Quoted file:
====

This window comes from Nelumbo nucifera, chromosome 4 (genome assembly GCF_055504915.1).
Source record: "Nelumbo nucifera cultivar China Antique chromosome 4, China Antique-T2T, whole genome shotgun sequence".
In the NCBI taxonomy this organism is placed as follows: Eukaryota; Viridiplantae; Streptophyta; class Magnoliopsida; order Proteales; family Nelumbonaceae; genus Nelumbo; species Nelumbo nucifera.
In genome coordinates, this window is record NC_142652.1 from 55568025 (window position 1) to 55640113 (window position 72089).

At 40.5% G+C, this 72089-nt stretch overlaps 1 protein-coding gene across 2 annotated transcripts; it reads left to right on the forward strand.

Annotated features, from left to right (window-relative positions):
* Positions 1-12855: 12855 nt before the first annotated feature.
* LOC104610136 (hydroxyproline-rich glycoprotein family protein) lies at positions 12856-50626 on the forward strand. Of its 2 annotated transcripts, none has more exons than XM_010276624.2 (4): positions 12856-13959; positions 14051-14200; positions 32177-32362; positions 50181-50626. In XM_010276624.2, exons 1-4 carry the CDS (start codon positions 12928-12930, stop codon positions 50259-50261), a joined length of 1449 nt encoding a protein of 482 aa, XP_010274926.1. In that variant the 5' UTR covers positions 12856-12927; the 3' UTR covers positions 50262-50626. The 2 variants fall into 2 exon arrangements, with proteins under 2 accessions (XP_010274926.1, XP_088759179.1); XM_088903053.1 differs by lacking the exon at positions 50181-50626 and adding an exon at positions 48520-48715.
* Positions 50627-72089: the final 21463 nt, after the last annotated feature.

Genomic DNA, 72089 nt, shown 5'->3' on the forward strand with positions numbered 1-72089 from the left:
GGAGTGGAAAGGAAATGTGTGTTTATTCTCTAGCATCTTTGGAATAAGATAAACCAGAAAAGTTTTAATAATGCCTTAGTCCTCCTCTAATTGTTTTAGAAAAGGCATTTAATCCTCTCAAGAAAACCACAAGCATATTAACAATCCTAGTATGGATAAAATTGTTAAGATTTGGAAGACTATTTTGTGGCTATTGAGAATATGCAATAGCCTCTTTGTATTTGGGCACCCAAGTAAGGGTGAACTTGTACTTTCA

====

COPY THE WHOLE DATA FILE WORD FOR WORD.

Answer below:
This window comes from Nelumbo nucifera, chromosome 4 (genome assembly GCF_055504915.1).
Source record: "Nelumbo nucifera cultivar China Antique chromosome 4, China Antique-T2T, whole genome shotgun sequence".
In the NCBI taxonomy this organism is placed as follows: Eukaryota; Viridiplantae; Streptophyta; class Magnoliopsida; order Proteales; family Nelumbonaceae; genus Nelumbo; species Nelumbo nucifera.
In genome coordinates, this window is record NC_142652.1 from 55568025 (window position 1) to 55640113 (window position 72089).

At 40.5% G+C, this 72089-nt stretch overlaps 1 protein-coding gene across 2 annotated transcripts; it reads left to right on the forward strand.

Annotated features, from left to right (window-relative positions):
* Positions 1-12855: 12855 nt before the first annotated feature.
* LOC104610136 (hydroxyproline-rich glycoprotein family protein) lies at positions 12856-50626 on the forward strand. Of its 2 annotated transcripts, none has more exons than XM_010276624.2 (4): positions 12856-13959; positions 14051-14200; positions 32177-32362; positions 50181-50626. In XM_010276624.2, exons 1-4 carry the CDS (start codon positions 12928-12930, stop codon positions 50259-50261), a joined length of 1449 nt encoding a protein of 482 aa, XP_010274926.1. In that variant the 5' UTR covers positions 12856-12927; the 3' UTR covers positions 50262-50626. The 2 variants fall into 2 exon arrangements, with proteins under 2 accessions (XP_010274926.1, XP_088759179.1); XM_088903053.1 differs by lacking the exon at positions 50181-50626 and adding an exon at positions 48520-48715.
* Positions 50627-72089: the final 21463 nt, after the last annotated feature.

Genomic DNA, 72089 nt, shown 5'->3' on the forward strand with positions numbered 1-72089 from the left:
GGAGTGGAAAGGAAATGTGTGTTTATTCTCTAGCATCTTTGGAATAAGATAAACCAGAAAAGTTTTAATAATGCCTTAGTCCTCCTCTAATTGTTTTAGAAAAGGCATTTAATCCTCTCAAGAAAACCACAAGCATATTAACAATCCTAGTATGGATAAAATTGTTAAGATTTGGAAGACTATTTTGTGGCTATTGAGAATATGCAATAGCCTCTTTGTATTTGGGCACCCAAGTAAGGGTGAACTTGTACTTTCA